Tuesday, July 8th, 2008
Jeffrey Denning, Washington Times
July 8, 2008
Just when you thought you’ve heard it all…
A senior government official with the U.S. Department of Homeland Security (DHS) has expressed great interest in a so-called safety bracelet that would serve as a stun device, similar to that of a police TaserÃƒâ€šÃ‚Â®. According to this promotional video found at the Lamperd Less Lethal website, the bracelet would be worn by all airline passengers.
This bracelet would:
- take the place of an airline boarding pass
- contain personal information about the traveler
- be able to monitor the whereabouts of each passenger and his/her luggage
- shock the wearer on command, completely immobilizing him/her for several minutes
The Electronic ID Bracelet, as it’s referred to as, would be worn by every traveler “until they disembark the flight at their destination.”Ãƒâ€šÃ‚Â Yes, you read that correctly. Every airline passenger would be tracked by a government-funded GPS, containing personal, private and confidential information, and that it would shock the customer worse than an electronic dog collar if he/she got out of line?
Clearly the Electronic ID Bracelet is an euphuism for the EMD Safety Bracelet, or at least it has a nefarious hidden ability, thus the term ID Bracelet is ambiguous at best. EMD stands for Electro-Musclar Disruption. Again, according to the promotional video the bracelet can completely immobilize the wearer for several minutes.
So is the government really that interested in this bracelet? Yes!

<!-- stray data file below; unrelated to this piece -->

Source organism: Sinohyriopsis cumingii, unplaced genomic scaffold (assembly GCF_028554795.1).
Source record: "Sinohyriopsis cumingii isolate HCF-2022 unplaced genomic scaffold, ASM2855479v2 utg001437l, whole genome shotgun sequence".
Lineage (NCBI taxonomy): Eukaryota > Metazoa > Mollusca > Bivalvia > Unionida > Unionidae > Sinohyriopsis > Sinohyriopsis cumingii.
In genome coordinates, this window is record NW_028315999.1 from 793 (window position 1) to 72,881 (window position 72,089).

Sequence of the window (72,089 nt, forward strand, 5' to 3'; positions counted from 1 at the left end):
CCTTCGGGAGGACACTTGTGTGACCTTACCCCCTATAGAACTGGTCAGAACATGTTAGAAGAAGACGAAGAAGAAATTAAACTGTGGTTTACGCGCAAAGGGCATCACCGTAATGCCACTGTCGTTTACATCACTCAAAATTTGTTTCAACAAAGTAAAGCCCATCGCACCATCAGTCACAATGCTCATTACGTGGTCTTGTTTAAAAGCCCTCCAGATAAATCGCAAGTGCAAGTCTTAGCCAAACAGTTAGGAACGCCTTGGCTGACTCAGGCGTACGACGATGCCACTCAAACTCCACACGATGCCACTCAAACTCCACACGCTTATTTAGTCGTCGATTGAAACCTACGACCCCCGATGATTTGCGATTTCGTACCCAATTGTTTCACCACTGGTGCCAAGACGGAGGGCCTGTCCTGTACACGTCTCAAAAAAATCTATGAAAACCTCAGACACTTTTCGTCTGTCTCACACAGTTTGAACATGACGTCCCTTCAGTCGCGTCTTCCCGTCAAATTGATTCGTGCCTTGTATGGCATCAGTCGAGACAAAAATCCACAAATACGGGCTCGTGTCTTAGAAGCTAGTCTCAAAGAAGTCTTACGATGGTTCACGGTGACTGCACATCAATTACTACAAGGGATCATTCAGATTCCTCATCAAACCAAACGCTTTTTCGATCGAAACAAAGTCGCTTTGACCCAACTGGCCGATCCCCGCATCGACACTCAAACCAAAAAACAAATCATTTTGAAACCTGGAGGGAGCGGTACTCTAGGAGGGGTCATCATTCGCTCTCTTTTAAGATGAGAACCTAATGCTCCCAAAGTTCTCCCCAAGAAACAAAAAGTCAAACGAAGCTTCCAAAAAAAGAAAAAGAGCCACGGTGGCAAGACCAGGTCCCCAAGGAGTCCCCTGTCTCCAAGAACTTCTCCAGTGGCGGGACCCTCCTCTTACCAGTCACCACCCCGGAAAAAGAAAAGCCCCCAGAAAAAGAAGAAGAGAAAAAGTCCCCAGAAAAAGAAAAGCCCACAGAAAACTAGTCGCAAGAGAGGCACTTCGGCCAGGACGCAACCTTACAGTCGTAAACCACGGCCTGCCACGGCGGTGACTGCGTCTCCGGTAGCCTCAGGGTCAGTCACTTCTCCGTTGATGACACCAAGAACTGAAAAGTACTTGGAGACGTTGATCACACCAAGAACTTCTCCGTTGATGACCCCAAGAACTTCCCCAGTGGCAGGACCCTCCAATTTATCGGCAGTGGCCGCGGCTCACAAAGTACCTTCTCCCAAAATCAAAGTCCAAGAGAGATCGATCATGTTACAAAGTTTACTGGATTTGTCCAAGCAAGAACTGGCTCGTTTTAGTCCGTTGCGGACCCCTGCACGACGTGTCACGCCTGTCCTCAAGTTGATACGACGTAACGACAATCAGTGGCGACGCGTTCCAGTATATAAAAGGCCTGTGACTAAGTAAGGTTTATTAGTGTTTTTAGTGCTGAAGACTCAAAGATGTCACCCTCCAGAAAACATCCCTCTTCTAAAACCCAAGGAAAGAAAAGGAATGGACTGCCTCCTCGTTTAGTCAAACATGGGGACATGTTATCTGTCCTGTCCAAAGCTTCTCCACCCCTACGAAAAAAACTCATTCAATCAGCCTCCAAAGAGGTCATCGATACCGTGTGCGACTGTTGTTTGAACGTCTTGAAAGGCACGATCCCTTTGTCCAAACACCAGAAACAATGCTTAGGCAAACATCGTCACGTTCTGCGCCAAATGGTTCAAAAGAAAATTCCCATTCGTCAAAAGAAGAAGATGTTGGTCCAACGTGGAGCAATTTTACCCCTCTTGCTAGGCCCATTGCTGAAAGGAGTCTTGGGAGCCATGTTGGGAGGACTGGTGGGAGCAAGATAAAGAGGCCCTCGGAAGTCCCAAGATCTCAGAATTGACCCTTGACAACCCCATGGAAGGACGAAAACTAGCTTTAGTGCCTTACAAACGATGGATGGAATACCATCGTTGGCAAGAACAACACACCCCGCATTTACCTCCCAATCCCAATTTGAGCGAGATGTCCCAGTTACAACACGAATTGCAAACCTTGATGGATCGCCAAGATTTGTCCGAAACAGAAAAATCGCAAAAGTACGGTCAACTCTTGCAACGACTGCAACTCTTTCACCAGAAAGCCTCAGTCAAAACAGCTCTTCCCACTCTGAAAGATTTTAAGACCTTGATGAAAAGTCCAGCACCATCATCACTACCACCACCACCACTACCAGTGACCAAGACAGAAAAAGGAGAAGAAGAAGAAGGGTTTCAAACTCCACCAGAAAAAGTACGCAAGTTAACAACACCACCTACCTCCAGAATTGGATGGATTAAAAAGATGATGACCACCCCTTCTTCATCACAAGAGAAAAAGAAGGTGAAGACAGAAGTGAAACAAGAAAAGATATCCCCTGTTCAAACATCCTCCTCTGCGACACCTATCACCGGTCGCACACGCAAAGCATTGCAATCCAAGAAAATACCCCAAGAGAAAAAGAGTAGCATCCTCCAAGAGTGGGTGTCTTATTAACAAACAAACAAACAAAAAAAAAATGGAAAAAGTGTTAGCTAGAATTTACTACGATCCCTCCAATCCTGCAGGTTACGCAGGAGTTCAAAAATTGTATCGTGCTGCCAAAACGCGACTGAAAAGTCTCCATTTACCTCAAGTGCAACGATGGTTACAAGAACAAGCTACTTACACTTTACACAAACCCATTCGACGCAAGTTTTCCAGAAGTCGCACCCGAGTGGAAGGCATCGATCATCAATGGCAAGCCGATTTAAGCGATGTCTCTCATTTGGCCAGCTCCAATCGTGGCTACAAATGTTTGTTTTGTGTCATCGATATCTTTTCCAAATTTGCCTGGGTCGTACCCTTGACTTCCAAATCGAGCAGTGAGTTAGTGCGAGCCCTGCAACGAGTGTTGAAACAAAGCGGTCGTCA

According to a letter from DHS official, Paul S. Ruwaldt of the Science and Technology Directorate, office of Research and Development, to the inventor whom he had previously met with, he wrote, “To make it clear, we [the federal government] are interested in…the immobilizing security bracelet, and look forward to receiving a written proposal.” The letterhead, in case you were wondering, came from the DHS office at the William J. Hughes Technical Center at the Atlantic City International Airport, or the Federal Aviation Administration headquarters.
In another part of the letter, Mr. Ruwaldt confirmed, “It is conceivable to envision a use to improve air security, on passenger planes.”
Would every paying airline passenger flying on a commercial airplane be mandated to wear one of these devices? I cringe at the thought. Not only could it be used as a physical restraining device, but also as a method of interrogation, according to the same aforementioned letter from Mr. Ruwaldt.
Would you let them put one of those on your wrist? Would you allow the airline employees, which would be mandated by the government, to place such a bracelet on any member of your family?
Why are tax dollars being spent on something like this? Is this a police state or is it America?
As we approach July 4th, Independence Day, I can’t help but think of the blessing we have of living in America and being free from hostile government forces. It calls to mind on of my favorite speeches given by an American Founding Forefather, Patrick Henry, who said,
“Is life so dear, or peace so sweet, as to be purchased at the price of chains and slavery? Forbid it, Almighty God! I know not what course others may take; but as for me, give me liberty or give me death!”
Source | See Also: Air passengers to undergo ‘virtual strip search’ |Ãƒâ€šÃ‚Â Could humiliation be the next weapon in our war on crime? | Ottawa Proposes Band-Aid ‘Bill of Rights’ for Airline Travellers | Pistol Pendant Causes Airport Holdup | US Homeland Security Keen on ‘Novel’ Israeli Airport Security Technology | Tanks, Face-Scanning Cameras Part of ‘Discreet’ 2010 Games Security | Ontario Privacy Czar Worried about High-Tech Licences | American Border Officers Want to Fingerprint Canadians at SPP Bridge | Airport scanner a ‘virtual strip search’ | U.S. to collect DNA at border | Surveillance cameras to keep an eye on downtown Calgary | Canada on way to brave new world of surveillance | Privacy issues surround planned TTC cameras